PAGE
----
Home: It's Not Just a Place
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Home: It's Not Just a Place

How could I call Reno my home when I had lived in Las Vegas nearly 20 years and all of my family was still there?

Home: It's Not Just a Place
Furniture Bank

A year ago, I was frantically packing my suitcase, rushing to say goodbye to everyone in my home town, and constantly debating if I was making the right decision. There were times when I was ecstatic for what was to come in just a couple of days, but there were also moments in which I cried and questioned if this was what I really wanted. I’d be lying if I said that these worries ever went away entirely, but I was able to blur them out a bit sometimes.

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I ate my last dinner in a salad and sandwich restaurant with two of my closest friends, but didn’t realize until after how bad of an idea that was. As I drove home that night, I was so scared, so anxious, so doubtful, and so confused.

As my father and I drove up to Reno the next morning, my mind was running aimlessly. I was picturing what it would be like to attend a university where I don’t know anyone. I was questioning why I wanted to leave home so bad. Though I’ve heard time and time again that it’s better to pursue your passion rather than money, in this case, I doubted if it was really worth it.

With it being nearly a year since I left Las Vegas for the first time, I can’t help but reminisce on how I felt in my last days here and laugh at how dramatic I was. Back then, I honestly had no idea what to expect, but it wasn’t anywhere close to what I’ve gotten.

I never anticipated meeting some of my closest friends at UNR. I never thought I’d be able to have relationships with all of my professors. I didn’t think I’d look forward to going to school every day. I didn’t expect to be given the opportunity to work with two professors within my department. I never anticipated being a part of a department that spoils me and I certainly never expected to call Reno home.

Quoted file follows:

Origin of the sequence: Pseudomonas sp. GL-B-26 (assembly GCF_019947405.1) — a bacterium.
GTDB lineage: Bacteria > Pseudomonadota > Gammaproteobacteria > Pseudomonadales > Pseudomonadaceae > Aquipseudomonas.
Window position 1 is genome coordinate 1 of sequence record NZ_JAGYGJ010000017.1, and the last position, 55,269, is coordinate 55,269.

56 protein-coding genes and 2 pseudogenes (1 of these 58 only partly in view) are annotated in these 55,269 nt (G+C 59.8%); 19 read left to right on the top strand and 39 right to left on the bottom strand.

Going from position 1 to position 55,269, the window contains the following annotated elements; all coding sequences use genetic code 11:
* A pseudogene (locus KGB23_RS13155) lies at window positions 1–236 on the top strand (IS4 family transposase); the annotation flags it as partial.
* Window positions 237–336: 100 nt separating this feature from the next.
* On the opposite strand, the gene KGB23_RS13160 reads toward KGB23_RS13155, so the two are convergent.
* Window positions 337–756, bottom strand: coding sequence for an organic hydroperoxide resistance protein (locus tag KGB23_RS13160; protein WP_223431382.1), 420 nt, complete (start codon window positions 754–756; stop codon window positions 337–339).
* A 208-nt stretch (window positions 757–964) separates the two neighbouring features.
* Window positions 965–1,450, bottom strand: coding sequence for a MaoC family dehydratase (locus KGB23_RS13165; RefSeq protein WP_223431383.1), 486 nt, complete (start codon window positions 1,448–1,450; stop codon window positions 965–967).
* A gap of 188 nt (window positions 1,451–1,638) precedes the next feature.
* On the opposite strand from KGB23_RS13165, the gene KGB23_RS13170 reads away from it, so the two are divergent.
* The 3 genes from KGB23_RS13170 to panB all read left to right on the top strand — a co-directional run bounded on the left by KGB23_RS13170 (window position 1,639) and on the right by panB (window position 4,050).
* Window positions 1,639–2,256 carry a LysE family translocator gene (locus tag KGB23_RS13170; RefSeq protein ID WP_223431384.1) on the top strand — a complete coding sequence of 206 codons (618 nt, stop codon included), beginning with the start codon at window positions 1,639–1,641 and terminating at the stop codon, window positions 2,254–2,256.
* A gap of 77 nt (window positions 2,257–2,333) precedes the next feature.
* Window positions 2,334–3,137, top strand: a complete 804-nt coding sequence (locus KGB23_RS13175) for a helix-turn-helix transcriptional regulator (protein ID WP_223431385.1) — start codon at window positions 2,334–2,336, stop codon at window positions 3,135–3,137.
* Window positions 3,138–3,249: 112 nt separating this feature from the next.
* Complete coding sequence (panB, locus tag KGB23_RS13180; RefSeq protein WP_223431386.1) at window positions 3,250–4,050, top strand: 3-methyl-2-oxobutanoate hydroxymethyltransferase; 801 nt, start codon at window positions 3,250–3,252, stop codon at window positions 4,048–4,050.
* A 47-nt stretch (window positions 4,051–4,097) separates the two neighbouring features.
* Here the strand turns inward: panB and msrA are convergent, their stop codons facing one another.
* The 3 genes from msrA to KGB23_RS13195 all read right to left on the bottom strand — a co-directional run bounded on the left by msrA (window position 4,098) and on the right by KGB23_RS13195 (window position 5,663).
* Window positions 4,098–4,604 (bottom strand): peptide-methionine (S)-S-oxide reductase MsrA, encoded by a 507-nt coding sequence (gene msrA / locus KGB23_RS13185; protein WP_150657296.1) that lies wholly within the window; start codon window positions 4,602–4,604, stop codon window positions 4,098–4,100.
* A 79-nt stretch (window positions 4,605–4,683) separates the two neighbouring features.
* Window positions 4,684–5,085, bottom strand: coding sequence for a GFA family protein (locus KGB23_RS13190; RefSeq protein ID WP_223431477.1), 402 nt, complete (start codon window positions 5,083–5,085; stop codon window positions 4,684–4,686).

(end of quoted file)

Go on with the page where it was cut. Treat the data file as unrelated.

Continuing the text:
I don’t remember when it happened for the first time, but around week 4 of this past semester, I noticed that I was referring to Reno as my home in natural conversations. It just slipped out.

At first, I was torn. How could I call Reno my home when I had lived in Las Vegas nearly 20 years and all of my family was still there?

For months, this was something that itched my mind. I had finally chosen a place where I love living and was feeling guilty for calling it home because I didn’t grow up here and my family isn’t here.

Then, though, I remembered the well-written words of Sarah Dessen- one of my biggest inspirations: “Home isn’t a set house or a single town on a map. It is wherever the people you love are, whenever you are together. It’s not a place, but a moment, and then another, building on each other like bricks to create a solid shelter that you take with you for your entire life, wherever you may go.”

When I read her book “What Happened to Goodbye?” the first time, I browsed over these words rather quickly. Now that I’m in a situation for wanting to call two places home, though, these words speak to me. They remind me that it’s okay to have two homes, and more than anything, they allow me to see how blessed I am for being able to feel at home in two cities separated by 450 miles.

There are times when I question what I did to deserve to be spoiled like this and I don’t think I’ve reached a satisfying answer yet. Until I do, though, I will continue to be eternally grateful to those who make Las Vegas and Reno home to me and will strive to remind others that perhaps home isn’t “a place, but a moment, and then another, building on each other like bricks to create a shelter that you take with you for your entire life, wherever you may go.”

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This article has not been reviewed by Odyssey HQ and solely reflects the ideas and opinions of the creator.

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